MECHANISM OF TRANSMISSION
A core belief of Christianity is that Adam and Eve sinned, and their sin has been transmitted to a humans who lived after them. Of course, the big question is, how was that sinful nature transmitted to everyone else? The two traditional ways that Christians have explained it is by the concepts of traducianism and creationism. In each case, some type of ethereal substance is transmitted from one person to the next. For many people, particularly the skeptical, that just seems like a lot of hocus pocus. Could there be a simpler explanation?
Yes, I think there is. In order to arrive at it, however, we need to take a look at our nearest genetic cousins – chimpanzees, gorillas, and apes. We share about 97% of our DNA with them. Now the first objection lots of skeptics in evolution have is that they don't believe humans are descendants of these animals. I agree, we're not. What the evidence suggests, however, is that all of us share a common ancestor – that's the reason we share so much DNA. What is hypothesized is that at some point in the distant past, humans split off and started a new branch. The branch continues to this day. Gorillas, chimpanzees and other primates went off in a slightly different direction.
A very interesting set of discoveries has been made in the last few years. Primatologists, the people who study non-human primates, have come to realize that our genetic cousins share our ability to cheat, steal, deceive, and even murder others. In other words, non-human primates have the capacity to do exactly what we refer to as sin in humans. So the obvious question is, where did that come from?
Based upon the way we've traditionally read the book of Genesis, sinful behavior began with Adam and Eve. But if non-human primates seem to do the same sinful things that we attribute to humans, does that mean that non-human primates are descendants of Adam and Eve? Certainly not! So where did that capacity come from? Was there some type of Garden of Eden event for gorillas, chimpanzees and apes? I highly doubt it!
This is where one can construct a plausible explanation for both the Garden of Eden and observable science. First, humans and non-human primates share a common ancestor, the source of all of that common DNA. It is from that common ancestor that we inherited the capacity to lie, cheat, steal, murder, and do other bad things. But there is an important difference between this bad behavior in non-human primates and the same bad behavior in humans: in the case of humans, we call it "sin" but in the case of the non-human primates, we don't call it sin. So what is the distinction? Is it a distinction with any meaningful difference?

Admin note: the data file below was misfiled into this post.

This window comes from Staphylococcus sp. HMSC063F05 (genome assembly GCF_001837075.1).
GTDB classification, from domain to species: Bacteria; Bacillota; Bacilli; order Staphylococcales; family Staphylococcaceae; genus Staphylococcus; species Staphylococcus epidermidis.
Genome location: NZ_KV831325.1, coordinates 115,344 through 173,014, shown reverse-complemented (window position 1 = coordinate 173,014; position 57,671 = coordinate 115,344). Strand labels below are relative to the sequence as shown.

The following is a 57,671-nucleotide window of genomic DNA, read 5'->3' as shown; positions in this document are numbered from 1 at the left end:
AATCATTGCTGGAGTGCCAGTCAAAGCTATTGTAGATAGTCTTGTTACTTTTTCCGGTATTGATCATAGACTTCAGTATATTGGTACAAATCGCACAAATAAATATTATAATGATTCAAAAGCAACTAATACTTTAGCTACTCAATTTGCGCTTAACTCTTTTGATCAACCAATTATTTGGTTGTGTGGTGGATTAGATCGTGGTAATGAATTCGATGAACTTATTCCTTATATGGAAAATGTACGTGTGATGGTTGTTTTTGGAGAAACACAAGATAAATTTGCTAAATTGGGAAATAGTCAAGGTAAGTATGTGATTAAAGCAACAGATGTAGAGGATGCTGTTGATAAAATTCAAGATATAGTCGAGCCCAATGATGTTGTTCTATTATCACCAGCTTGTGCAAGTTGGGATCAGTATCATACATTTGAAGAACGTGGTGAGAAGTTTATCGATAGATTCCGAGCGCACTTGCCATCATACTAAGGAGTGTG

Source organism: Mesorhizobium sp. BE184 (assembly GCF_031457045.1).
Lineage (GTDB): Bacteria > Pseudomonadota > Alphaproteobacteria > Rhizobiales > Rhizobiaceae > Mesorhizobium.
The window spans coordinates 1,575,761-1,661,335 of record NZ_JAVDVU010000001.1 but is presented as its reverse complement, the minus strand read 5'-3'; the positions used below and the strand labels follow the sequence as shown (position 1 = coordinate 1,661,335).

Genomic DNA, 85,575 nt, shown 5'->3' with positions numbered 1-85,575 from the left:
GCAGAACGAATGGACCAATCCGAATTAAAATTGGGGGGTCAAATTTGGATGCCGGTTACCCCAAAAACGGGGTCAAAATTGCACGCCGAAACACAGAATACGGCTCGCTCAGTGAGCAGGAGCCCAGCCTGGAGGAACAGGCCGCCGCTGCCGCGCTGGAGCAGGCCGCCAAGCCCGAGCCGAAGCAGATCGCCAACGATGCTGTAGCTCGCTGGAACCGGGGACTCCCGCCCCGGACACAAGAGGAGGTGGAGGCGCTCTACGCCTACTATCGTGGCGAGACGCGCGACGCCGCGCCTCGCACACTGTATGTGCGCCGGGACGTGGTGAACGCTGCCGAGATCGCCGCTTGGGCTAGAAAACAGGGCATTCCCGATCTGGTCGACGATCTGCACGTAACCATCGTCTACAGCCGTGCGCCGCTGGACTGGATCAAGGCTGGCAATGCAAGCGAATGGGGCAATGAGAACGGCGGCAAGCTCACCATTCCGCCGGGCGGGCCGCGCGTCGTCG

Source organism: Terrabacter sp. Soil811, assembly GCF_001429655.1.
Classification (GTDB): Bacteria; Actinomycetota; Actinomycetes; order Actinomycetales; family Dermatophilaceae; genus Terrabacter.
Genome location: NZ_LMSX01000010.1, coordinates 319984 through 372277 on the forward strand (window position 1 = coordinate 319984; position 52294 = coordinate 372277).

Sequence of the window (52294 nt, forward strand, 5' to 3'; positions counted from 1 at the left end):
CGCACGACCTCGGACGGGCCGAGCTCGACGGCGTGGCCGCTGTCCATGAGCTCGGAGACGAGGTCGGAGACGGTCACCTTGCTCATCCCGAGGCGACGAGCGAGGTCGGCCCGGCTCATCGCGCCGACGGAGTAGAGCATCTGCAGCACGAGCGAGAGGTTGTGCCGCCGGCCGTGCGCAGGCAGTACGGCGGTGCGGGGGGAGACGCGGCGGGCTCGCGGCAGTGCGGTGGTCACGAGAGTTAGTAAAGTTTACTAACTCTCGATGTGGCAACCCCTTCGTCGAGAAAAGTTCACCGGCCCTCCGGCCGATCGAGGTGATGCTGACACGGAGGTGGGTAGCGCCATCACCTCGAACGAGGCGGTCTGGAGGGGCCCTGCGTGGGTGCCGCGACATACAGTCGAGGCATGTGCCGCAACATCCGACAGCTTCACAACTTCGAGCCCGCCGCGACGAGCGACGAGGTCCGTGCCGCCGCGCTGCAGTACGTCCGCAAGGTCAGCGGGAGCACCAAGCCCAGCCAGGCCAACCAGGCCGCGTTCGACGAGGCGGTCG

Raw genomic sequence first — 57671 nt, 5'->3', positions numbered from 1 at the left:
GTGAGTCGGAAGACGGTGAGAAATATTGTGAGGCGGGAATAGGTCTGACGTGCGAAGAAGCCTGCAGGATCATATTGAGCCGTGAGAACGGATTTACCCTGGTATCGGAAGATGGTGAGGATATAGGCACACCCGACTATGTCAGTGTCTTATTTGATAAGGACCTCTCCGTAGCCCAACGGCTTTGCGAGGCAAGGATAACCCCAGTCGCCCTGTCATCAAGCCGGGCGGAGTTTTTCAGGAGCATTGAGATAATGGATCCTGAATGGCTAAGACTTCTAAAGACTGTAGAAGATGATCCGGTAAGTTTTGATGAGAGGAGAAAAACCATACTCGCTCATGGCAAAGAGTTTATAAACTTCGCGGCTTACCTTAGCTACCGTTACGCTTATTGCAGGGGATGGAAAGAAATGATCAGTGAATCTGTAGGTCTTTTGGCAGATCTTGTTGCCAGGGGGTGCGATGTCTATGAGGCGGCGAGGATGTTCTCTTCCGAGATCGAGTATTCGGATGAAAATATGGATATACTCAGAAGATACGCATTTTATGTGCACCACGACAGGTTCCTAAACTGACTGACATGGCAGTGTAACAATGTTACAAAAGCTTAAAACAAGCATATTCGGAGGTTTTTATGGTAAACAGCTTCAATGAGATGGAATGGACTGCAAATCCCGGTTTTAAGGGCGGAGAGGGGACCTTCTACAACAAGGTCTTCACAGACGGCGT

Think about the difference between a human who steals and a chimpanzee that steals. While the act is the same, there are three critical differences. First, the human has a level of consciousness, as well as the capacity to know that stealing is wrong. The chimpanzee, so far as we know, does not have that capacity. Second, not only does the human know stealing is wrong, he/she also realizes there is a choice to be made. Third, the human occasionally decides to make the choice to do what is wrong.
When you get down to it, isn't that exactly what the Garden of Eden was about? Adam and Eve, the first humans, had sufficient consciousness and capacity to distinguish between right and wrong. They knew that God had told them not to eat from the one particular tree. Moreover, they knew they had a choice. Most importantly, they decided to make the wrong choice. Non-human primates can't do that.
If that's the distinction, then Darwin's theory of evolution by natural selection provides a perfect explanation for this. Darwin theorized that animals evolved, slowly but surely. Humans branched off from other non-human primates. Over time their capabilities increased. They evolved the capacity for consciousness. Change happened imperceptibly slowly, but finally a certain threshold was crossed: Adam and Eve. Thus, the Garden of Eden represented the point at which a new milestone was achieved: creatures that possessed not only consciousness, but the capacity to distinguish between right and wrong, the capacity to make choices, and the capacity to make the wrong choice.
Looked at in this light, there is no need to explain the transmission of sin by an ethereal doctrine such as traducianism: the mechanism of transmission is clear and straightforward … and it comes courtesy of Charles Darwin! Thus, original sin, the most fundamental doctrine of Christianity, can be explained in terms of a natural transition that occurred when the first humans emerged.
So let's think about this in terms of why Christians ought not just to accept Charles Darwin, we ought to love his ideas! It's because we can provide a simple, natural explanation for what Christians believe is the most fundamental doctrine of Christianity. Even better, it's something that non-Christians, particularly atheists, readily accept – they've been trying to get Christians to buy into the concept for a long time. We haven't because we oftentimes didn't understand the implications of what Darwin was saying. Now atheists and other non-Christians will agree that an important transition occurred between non-human primates and humans, but they won't accept the "sin" part of the narrative. That will likely take some persuasion on the part of Christians, but we've been trying to persuade non-Christians of this narrative more nearly two millennia. Now we can explain it using the scientific framework that non-Christians accept.
Now all of this discussion has begged an important question: just why do non-human primates and other animals lie, cheat, steal and murder? Let's explore that idea in upcoming posts.